Marketing? Corporate Communications? Or is it IT?
It's been a common discussion lately on some of the web design boards and podcasts I listen to. Unfortunately I think there are some significant limitations to all of those choices: Marketing has a primary function of communicating to consumers/end users; Corporate Communications is generally focused on communicating to the media and investors, and IT simply wants to get something done that fills a need but doesn't cause problems with the 'real' concerns of their department. Communications - to end users, media and investors - is only half of what a truly effective site can be (or less!). What about post-sales support, technical assistance, ongoing existing customer engagement? All things that can require much more technology than the basics of a 'brochure' type of website. Without buy-in or assistance from IT, how does the site tie in to customer records to allow authenticated, customized support? How does the ecommerce portion of the website connect with Salesforce or other CRM/ERP type of systems? How can the offline marketing and communications efforts tie into online engagement to provide better metrics of success? Sales, Customer Service/Support, Accounting (payments, rebates, etc) - all groups who could benefit from connections in between that can be facilitated with readily available web technologies all together providing exponentially better end-user experience directly related to the efficiencies gained by those connections.
The biggest value derived from a website is when communications and service to the end user is provided throughout the lifecycle of their experience with your company or institution: from introduction, sales development, the transaction itself (where applicable) and ongoing support and updates (information, software, other products) well past the point where an end-user typically falls out of view. Bringing all these things together involves everyone, making it difficult in the best of circumstances for any one of those groups to effectively 'drive the bus'. While I think that Marketing or Corporate Communications are better prepared than most, I must say that I'm becoming a much stronger advocate for a different structure altogether: a Web Services group that sits at an equal level, providing service and cooperation to both communicators and the rest of IT. The allows one group with the best set of skills required to focus on the users - both external and internal - to provide the best and most comprehensive experience.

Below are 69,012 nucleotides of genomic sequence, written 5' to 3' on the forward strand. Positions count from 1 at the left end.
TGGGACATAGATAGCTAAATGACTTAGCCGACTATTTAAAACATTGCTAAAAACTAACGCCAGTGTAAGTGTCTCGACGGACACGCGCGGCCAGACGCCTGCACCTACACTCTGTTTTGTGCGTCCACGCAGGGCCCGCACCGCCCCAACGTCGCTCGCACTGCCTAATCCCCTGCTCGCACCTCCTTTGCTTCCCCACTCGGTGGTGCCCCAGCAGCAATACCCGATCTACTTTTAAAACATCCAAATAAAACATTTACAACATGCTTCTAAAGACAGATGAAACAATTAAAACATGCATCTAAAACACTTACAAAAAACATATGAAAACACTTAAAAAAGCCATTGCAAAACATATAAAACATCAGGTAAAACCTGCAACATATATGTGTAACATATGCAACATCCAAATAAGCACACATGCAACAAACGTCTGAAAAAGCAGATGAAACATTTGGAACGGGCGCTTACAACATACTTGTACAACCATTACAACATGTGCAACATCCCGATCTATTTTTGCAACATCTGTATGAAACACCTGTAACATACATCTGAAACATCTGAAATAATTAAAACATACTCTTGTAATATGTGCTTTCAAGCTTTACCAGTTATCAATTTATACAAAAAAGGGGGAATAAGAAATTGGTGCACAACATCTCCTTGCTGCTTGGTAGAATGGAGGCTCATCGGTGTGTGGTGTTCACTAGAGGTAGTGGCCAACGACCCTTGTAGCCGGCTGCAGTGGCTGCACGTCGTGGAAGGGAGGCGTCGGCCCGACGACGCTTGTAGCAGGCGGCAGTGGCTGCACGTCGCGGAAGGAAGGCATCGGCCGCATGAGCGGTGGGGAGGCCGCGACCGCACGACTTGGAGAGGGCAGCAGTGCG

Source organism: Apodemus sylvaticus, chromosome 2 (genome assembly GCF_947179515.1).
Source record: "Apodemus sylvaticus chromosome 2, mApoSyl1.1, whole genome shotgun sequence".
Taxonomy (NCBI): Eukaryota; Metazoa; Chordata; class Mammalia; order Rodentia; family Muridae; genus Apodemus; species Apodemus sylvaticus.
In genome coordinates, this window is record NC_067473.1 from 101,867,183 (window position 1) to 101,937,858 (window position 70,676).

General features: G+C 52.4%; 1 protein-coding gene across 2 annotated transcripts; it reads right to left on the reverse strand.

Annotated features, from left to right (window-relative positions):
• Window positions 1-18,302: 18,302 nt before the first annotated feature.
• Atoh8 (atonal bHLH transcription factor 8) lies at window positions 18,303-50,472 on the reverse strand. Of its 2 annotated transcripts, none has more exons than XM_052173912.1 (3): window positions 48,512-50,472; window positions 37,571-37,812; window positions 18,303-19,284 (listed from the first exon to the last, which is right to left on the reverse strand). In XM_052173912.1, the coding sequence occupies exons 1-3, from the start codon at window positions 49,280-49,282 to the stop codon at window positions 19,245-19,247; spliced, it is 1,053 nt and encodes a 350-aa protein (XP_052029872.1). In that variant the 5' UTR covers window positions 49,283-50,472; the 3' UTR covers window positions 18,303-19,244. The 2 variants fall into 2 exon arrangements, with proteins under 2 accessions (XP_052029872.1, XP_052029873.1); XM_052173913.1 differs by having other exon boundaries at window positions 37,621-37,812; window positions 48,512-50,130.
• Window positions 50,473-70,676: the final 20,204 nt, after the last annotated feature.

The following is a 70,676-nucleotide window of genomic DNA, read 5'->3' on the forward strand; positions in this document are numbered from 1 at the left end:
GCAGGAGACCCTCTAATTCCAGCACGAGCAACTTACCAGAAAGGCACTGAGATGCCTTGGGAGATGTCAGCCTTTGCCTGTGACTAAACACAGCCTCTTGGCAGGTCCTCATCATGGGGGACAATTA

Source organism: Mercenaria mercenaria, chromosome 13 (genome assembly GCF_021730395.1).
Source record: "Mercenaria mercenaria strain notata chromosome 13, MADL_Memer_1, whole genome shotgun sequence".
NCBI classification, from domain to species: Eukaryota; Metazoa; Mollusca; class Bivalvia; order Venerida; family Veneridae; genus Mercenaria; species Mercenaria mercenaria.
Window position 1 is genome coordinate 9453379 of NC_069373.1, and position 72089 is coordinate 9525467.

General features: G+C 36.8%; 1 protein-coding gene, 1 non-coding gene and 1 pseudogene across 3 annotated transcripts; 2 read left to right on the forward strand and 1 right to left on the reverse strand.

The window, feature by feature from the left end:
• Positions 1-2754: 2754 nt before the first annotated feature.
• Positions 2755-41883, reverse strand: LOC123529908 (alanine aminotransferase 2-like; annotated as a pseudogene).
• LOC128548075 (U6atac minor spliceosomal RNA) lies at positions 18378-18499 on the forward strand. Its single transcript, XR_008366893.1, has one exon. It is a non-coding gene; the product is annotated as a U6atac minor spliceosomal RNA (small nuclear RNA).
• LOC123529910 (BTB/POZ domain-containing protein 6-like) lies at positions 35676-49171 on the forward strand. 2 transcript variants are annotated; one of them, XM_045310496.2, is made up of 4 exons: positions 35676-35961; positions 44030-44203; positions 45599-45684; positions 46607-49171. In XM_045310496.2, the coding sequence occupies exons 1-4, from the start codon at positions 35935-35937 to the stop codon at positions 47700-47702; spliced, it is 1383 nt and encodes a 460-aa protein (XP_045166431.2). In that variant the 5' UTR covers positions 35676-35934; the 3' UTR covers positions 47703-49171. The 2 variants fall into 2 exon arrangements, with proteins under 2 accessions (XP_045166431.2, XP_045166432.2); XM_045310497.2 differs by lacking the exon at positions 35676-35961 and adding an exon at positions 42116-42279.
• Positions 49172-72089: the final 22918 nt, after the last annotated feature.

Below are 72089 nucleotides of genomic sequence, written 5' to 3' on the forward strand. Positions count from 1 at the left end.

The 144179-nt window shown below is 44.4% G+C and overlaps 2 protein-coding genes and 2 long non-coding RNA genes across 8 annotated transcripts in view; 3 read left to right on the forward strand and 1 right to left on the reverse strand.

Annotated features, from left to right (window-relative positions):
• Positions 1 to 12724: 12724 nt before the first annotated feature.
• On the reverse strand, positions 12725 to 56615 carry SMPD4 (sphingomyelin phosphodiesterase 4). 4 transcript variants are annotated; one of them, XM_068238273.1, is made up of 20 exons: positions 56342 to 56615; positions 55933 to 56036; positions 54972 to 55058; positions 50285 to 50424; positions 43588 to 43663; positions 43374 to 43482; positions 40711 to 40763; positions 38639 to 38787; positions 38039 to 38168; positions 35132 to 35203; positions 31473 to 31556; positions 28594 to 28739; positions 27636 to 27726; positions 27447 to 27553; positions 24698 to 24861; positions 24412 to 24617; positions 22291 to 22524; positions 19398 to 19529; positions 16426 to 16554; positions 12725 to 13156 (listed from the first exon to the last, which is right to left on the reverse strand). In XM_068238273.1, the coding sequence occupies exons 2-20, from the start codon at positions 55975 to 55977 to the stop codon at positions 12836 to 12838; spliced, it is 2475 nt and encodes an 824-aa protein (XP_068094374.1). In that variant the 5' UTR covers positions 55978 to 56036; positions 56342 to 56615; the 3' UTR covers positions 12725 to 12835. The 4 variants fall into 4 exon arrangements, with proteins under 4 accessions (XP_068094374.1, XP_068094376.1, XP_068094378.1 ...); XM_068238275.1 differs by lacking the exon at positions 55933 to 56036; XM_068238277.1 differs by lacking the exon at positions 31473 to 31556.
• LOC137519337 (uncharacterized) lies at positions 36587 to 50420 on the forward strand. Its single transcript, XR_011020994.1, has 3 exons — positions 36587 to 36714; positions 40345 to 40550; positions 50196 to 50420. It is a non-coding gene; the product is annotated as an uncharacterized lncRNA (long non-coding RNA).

The nature of the web is one of constant interplay between communication, engagement and technology. No one group in most corporate structures is really suited to this, yet the benefits and return on the investment of setting up such a group, especially in a large enterprise, is enormous. Web technologies can bring together disparate parts of the company in ways never before possible, leading to countless opportunities for innovation. After 15 years of the web's existence, there are more possibilities than ever, and shockingly few companies that truly leverage them to their fullest potential. The innovation needed here is a recognition that the current options are self-limiting, and the key to realizing the fullest benefit of web technologies across any platform is putting the right people at the helm.